Video taken at night caught footage of a “person of interest” allegedly vandalizing the Little Queer Library, a rainbow-colored roadside book box maintained by a female couple in Waltham, Massachusetts. The incident marks the fourth time that the library has been vandalized in the last three months.
The May 11 footage showed a person removing all of the library’s books and placing them into bags. After doing this for about 10 minutes, the person then walked away with the books, removing nearly $1,000 worth of materials, library curators Krysta Petrie and Katie Cohen told WCVB.
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Cohen and her wife, Petrie, established the Little Queer Library during the pandemic. It offers informative LGBTQ books for children and young adult readers. The couple said they wanted the library to be a community resource for people who might feel fearful about checking out queer content from schools or local public libraries.
“We want to be a place where people are accepted and seen and celebrate who they are,” Cohen said. “[The recent vandalism] really feels a lot like censorship.”
Petrie added, “There’s really only a couple of reasons why [such vandalism] could happen: One is straight-up hate, LGBT hate. They just don’t want to see the community or something.”
The library was also vandalized in February and twice in March. The second and third time, the library was vandalized by the same individual, who was also caught on video.
Petrie said that in the past, a local student had been dared to vandalize the library. The student scribbled on the book box’s side with a black marker.
The vandalism has been driven in part, Petrie believes, by the local school board’s discussions on whether to ban two library books with queer themes: Gender Queer: A Memoir by Maia Kobabe and This Book is Gay by Juno Dawson. Both books are available in the Little Queer Library.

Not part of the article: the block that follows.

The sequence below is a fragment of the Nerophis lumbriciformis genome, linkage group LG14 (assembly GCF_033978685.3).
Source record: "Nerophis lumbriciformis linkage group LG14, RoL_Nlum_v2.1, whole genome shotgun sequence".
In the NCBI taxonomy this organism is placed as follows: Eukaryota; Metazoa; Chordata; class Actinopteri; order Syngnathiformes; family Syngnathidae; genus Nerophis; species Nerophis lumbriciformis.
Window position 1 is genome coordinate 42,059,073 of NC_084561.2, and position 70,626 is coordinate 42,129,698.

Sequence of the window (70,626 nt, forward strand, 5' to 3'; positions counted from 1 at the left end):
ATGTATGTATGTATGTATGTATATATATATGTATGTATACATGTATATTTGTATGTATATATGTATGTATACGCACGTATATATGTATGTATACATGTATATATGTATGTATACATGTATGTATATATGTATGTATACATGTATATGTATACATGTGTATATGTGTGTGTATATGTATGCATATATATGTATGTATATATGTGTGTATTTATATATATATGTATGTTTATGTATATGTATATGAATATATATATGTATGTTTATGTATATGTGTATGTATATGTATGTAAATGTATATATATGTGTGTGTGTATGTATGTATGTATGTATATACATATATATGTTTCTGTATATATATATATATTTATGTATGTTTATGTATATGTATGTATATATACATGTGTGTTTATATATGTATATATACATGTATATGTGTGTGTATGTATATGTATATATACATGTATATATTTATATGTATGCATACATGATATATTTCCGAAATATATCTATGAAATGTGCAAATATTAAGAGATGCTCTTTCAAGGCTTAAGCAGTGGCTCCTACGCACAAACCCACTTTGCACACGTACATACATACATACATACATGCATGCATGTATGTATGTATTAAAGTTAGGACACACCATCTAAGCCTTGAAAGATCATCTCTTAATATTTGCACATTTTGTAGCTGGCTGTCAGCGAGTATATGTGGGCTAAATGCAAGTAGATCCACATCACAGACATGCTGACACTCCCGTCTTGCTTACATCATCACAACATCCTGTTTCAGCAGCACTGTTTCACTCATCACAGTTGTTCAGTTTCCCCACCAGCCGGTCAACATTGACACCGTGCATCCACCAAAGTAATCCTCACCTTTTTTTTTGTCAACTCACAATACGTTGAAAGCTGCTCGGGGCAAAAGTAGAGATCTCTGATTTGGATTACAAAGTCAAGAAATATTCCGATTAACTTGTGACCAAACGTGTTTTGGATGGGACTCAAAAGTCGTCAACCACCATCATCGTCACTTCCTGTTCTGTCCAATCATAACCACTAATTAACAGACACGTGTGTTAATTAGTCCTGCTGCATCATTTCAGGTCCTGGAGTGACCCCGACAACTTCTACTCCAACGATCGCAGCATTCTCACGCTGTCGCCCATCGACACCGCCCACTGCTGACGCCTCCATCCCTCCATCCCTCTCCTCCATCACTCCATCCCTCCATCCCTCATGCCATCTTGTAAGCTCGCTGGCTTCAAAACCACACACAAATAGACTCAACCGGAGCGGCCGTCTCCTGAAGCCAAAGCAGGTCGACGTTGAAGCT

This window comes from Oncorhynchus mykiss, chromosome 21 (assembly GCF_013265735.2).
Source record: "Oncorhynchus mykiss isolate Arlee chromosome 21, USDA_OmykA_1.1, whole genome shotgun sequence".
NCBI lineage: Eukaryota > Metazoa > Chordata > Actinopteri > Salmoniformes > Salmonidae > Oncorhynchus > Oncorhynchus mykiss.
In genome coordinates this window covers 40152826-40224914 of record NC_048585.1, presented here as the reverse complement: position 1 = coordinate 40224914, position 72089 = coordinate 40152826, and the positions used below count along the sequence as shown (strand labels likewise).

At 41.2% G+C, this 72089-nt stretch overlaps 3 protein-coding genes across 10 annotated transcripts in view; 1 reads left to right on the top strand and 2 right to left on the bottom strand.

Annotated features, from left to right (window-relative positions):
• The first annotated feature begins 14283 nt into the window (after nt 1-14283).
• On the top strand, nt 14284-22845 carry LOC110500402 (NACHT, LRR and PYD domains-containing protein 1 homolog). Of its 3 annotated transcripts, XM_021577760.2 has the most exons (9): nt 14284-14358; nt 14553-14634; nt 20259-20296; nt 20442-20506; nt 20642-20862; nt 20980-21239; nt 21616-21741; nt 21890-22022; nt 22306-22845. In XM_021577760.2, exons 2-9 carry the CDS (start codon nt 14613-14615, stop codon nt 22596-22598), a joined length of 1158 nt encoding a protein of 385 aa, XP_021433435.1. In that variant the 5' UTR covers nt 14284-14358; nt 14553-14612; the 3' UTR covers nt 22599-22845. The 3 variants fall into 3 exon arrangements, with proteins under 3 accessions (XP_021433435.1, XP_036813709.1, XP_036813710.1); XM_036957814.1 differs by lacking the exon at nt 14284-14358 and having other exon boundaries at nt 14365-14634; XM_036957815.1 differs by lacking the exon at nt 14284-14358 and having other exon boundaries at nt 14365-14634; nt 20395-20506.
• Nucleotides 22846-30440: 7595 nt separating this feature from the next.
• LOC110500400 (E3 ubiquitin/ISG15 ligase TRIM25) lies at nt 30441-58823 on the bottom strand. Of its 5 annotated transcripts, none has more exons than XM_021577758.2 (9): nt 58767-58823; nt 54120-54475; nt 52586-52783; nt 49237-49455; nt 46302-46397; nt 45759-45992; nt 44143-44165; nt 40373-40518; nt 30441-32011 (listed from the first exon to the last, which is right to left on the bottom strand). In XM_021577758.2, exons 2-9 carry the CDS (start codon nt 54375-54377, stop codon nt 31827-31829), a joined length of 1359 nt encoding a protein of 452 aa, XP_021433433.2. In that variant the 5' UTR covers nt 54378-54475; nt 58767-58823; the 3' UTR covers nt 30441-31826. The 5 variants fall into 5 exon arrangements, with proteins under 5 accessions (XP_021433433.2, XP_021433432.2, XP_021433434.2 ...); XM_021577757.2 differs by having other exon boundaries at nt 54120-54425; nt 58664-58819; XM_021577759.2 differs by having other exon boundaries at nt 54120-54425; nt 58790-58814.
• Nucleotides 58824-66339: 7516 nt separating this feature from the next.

During the penultimate vandalism, the vandal removed all of the library’s books, scattered the library’s other materials — including colored pencils — on the sidewalks, and then emptied soil from a nearby potted plant into the book box.
“There’s a lot of people that are up in arms and riled up about these queer books being available for the community and their children,” Petrie said. “[But] you can’t stop LGBT voices from being heard even if you take a few of our books, so please just stop.”
The publicity after the third vandalism compelled other libraries and supportive individuals from around the world to donate over 300 books and over $3,000 to support the Little Queer Library’s continuation.
Despite the vandalism, the women still believe that most of their neighbors are supportive. They plan on including an audio alarm on the book box’s interior that would alert them if someone sticks their entire arm into the box in an attempt to remove all of its books.